Remember Agatha Christie, a brilliant author who thinks she’s worthless, wonderfully played by Fenella Woolgar? How about Anthony Head as Mr. Finch? That scene by the swimming pool – that was great. Oh, and Peter Kay! Okay, Love & Monsters is nobody’s favourite episode – and yes, even Kay regrets it, somewhat – but Victor Kennedy was wickedly sly!
These fine people are not in the Top Ten. So imagine how awesome those who did make the list are, if the above are just honourable mentions!
…Well, imagine no longer.
5. Harry Lloyd as Jeremy Baines/ Son of Mine.
From the off, Baines was detestable.
In the critically-acclaimed Human Nature/ The Family of Blood, Harry Lloyd presents us with a bullish public schoolboy; leader of the gang, and very much a product of the early 1900s. He’s the Yin to Tim Latimer’s Yang.
It’s no coincidence that he is the first to be consumed by the Family of Blood.
And Son of Mine is scary; unerring and driven by a need to survive, at any cost. He can be loud and brash, then calm and collected – but always confident.
It might be why his monologue when the Family are defeated is so chilling and dead.
4. Sarah Parish as The Empress of the Racnoss.
Sarah Parish is completely unrecognisable, but she certainly doesn’t hide behind the prosthetics.
The Empress of the Racnoss in 2006’s Christmas Special, The Runaway Bride, is fantastically realised. The giant red spider is instantly malevolent, her ambitions driven by hatred and a creepily- relatable maternal instinct.
Her anger and sadness is wonderful, and Sarah Parish is surprisingly energetic – for an incredibly static alien.
It’s all in the fangs.
3. Alan Ruscoe, Sharon Duncan-Brewster and Chook Sibtain as Andy Stone, Maggie Cain and Tarak Ital.
Okay, so I’m cheating a little bit, but maybe I can say that all three played one character: The Flood. The thing is, nearly everyone on Bowie Base One was infected – and they all play it magnificently – but these three were the initial victims. Every scene they’re in is incredible creepy. Seeing them actually transform must be one of the scariest bits of Doctor Who… ever.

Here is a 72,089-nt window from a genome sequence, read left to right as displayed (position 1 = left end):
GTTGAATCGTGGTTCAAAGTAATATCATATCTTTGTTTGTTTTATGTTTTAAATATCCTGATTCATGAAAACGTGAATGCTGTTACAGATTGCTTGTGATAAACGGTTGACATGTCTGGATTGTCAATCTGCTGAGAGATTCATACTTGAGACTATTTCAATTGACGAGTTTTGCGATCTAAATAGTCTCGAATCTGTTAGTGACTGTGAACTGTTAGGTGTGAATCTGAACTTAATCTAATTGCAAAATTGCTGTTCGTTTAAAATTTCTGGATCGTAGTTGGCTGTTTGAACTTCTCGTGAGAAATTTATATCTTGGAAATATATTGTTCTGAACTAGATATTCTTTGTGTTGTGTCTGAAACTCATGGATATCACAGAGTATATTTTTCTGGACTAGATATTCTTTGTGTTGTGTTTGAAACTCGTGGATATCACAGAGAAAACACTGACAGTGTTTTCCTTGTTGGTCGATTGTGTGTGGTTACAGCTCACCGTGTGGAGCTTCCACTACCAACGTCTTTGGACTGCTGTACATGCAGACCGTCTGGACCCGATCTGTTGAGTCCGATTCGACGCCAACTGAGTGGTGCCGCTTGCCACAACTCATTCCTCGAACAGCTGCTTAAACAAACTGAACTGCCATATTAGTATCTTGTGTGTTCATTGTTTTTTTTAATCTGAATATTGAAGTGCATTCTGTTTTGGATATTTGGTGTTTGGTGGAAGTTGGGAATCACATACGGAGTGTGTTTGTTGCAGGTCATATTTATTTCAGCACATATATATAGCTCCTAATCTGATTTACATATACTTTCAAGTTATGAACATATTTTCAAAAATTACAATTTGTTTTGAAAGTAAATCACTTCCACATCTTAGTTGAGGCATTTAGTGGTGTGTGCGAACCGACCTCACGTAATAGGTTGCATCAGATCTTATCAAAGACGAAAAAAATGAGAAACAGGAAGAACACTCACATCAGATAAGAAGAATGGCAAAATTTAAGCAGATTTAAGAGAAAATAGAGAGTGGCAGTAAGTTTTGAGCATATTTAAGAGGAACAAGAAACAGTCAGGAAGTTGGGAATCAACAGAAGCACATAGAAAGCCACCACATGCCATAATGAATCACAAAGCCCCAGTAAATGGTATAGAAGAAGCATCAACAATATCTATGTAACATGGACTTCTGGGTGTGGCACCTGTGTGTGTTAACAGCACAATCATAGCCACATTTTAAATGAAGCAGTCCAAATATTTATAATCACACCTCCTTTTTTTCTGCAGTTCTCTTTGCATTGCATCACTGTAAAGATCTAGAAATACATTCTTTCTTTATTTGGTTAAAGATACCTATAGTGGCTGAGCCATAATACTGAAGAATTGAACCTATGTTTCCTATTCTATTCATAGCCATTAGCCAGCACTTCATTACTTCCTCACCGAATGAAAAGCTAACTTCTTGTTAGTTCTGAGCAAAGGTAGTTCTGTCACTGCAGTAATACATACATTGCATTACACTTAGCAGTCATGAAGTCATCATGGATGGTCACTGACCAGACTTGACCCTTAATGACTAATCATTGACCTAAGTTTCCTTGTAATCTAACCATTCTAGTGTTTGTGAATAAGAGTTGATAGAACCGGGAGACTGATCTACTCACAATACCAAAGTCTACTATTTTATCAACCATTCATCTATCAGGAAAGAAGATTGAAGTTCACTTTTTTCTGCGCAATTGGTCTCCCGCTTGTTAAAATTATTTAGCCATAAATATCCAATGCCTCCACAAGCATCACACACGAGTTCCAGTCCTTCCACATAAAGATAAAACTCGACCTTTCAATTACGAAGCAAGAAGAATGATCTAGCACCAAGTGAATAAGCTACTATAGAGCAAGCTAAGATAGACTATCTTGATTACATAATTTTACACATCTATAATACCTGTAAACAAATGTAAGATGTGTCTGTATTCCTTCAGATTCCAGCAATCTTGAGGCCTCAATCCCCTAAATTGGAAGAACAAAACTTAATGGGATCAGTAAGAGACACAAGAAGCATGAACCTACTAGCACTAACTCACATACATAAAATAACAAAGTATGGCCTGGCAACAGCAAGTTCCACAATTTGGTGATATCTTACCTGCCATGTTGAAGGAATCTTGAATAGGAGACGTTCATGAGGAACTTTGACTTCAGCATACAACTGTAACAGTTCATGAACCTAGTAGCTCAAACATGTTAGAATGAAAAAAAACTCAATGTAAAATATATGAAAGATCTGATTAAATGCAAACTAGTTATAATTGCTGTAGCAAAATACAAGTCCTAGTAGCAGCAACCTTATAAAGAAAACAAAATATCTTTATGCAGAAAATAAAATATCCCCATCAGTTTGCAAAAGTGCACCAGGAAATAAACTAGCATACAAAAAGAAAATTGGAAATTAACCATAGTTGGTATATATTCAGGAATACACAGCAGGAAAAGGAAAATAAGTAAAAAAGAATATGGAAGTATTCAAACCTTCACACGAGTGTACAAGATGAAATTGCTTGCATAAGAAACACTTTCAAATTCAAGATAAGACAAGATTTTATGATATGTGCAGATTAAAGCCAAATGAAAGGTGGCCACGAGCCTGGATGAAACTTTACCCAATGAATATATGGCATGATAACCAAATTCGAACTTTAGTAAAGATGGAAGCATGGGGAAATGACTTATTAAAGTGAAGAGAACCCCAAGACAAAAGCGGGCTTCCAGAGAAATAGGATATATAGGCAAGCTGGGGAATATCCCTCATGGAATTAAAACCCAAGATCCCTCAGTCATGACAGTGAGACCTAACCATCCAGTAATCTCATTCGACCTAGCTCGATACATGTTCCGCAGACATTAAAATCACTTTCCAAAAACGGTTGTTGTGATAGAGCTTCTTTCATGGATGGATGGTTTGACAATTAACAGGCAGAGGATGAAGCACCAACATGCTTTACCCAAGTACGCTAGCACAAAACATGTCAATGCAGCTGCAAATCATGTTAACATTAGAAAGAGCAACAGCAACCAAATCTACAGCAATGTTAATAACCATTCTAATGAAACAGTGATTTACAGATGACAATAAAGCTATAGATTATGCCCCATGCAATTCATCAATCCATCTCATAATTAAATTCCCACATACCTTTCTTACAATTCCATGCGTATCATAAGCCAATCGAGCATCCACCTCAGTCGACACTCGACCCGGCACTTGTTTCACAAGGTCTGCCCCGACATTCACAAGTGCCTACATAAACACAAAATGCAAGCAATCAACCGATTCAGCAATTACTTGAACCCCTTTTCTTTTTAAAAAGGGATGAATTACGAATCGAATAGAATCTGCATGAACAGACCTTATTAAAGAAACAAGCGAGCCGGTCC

The Waters of Mars is a simple base-under-siege story. But because of the performance of all its cast, it has to be the definitive one.
2. Lesley Sharp as Sky Silvestry.
Midnight was a huge highlight of series four, pitting the Doctor against… well, everyone!
And the one stirring it all up was Sky. Wickedly manipulative, unrelenting and genuinely chilling – even when she’s only crouched on the floor – Lesley Sharp put everything she had into her surprising performance.
Just watch her opposite the Doctor; repeating, then synchronising everything he says. Wow.
A work of genius.
1. Derek Jacobi as Professor Yana/ The Master.
It had to be, right?
Jacobi is such a huge name; it shows how big Doctor Who is. And to have him play the Master – !
Chan- Professor Yana was so likeable-tho. He reflected the Doctor expertly; accompanied by an ever-faithful companion, he was compassionate, tired but forever hopeful.
That’s why it was so thrilling and heartbreaking when Martha noticed the fob watch. We knew which Time Lord he was, really. It was never going to be K’anpo, Romana or Keith From High Gallifreyan Accounts.